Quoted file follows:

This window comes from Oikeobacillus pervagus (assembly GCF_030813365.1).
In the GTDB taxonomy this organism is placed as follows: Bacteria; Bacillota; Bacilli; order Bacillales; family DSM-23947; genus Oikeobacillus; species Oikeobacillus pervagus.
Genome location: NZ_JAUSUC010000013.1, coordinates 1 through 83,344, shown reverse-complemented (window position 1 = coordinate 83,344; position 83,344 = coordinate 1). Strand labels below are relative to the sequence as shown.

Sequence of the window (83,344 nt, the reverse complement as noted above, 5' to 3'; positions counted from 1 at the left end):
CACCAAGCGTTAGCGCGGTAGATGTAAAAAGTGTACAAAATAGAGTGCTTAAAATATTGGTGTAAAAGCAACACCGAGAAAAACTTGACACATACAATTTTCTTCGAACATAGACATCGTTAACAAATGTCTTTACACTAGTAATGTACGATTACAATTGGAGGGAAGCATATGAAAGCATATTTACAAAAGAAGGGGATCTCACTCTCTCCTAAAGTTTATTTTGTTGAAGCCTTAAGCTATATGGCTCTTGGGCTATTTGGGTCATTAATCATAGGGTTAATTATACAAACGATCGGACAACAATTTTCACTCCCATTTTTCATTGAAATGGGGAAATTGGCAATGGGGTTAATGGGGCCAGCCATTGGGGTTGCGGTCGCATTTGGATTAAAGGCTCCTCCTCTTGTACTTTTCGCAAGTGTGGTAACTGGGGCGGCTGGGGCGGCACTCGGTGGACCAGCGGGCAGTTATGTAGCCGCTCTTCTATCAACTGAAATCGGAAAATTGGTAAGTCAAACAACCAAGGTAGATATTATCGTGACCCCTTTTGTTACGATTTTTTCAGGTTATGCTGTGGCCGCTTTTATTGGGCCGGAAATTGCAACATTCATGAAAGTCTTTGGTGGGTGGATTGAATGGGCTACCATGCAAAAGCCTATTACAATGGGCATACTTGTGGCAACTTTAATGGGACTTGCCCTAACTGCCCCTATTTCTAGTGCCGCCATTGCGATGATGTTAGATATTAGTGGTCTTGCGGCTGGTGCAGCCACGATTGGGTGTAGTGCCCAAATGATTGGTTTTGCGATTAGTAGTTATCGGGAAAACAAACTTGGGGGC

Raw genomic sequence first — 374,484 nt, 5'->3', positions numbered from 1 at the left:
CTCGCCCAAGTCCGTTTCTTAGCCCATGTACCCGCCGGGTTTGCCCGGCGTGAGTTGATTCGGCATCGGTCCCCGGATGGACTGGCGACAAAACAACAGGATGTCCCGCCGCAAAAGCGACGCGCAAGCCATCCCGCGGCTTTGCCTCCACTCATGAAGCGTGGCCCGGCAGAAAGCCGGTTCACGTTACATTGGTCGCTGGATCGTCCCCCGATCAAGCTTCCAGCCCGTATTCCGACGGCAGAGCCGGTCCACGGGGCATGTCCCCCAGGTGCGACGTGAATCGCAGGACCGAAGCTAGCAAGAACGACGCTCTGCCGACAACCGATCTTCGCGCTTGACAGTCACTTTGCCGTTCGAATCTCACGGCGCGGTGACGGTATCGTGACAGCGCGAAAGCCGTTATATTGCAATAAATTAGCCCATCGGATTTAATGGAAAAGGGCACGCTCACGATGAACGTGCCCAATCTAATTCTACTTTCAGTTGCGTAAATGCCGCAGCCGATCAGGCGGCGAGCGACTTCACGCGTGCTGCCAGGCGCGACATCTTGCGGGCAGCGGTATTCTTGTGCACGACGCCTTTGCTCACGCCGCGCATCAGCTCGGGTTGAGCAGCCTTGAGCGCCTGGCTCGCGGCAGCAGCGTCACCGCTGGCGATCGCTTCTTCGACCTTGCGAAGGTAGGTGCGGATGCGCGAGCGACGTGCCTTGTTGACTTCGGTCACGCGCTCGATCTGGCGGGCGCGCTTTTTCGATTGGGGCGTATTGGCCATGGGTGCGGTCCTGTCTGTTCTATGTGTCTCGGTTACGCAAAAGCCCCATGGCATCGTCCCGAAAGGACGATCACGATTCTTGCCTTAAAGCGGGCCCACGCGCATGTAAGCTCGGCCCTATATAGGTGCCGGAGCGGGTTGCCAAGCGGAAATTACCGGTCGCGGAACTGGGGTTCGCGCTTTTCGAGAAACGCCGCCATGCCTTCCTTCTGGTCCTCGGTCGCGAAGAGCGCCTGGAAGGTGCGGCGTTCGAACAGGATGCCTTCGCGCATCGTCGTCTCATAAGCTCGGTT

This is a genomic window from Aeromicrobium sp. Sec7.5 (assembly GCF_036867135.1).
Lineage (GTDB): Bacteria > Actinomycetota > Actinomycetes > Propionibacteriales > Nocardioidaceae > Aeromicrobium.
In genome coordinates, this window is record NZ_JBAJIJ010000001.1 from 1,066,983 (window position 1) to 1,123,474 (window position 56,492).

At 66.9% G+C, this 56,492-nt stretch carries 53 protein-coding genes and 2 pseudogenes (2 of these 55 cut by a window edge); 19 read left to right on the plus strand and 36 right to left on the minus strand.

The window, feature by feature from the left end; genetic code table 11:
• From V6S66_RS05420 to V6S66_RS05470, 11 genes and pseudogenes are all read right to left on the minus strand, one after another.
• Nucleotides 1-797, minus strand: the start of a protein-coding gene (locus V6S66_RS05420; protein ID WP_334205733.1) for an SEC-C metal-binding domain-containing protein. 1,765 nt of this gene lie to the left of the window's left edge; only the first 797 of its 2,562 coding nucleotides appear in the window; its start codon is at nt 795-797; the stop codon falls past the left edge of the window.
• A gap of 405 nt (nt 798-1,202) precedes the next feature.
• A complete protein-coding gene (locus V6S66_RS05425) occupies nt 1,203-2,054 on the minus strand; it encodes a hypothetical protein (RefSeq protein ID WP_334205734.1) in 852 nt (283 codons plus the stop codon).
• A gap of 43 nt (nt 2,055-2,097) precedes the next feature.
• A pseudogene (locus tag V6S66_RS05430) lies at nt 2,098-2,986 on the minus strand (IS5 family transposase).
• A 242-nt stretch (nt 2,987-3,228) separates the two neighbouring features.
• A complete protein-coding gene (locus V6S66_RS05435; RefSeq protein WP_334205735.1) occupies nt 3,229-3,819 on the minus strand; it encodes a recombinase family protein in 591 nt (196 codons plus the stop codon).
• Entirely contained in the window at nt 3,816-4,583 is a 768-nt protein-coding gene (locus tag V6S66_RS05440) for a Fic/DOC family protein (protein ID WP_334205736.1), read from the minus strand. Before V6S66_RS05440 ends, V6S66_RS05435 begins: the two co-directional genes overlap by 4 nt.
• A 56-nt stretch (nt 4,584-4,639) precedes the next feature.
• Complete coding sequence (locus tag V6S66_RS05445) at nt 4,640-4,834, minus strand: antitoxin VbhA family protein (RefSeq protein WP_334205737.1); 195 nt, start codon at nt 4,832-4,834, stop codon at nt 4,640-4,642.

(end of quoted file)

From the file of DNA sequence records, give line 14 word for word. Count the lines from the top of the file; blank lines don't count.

• Nucleotides 1-797, minus strand: the start of a protein-coding gene (locus V6S66_RS05420; protein ID WP_334205733.1) for an SEC-C metal-binding domain-containing protein. 1,765 nt of this gene lie to the left of the window's left edge; only the first 797 of its 2,562 coding nucleotides appear in the window; its start codon is at nt 795-797; the stop codon falls past the left edge of the window.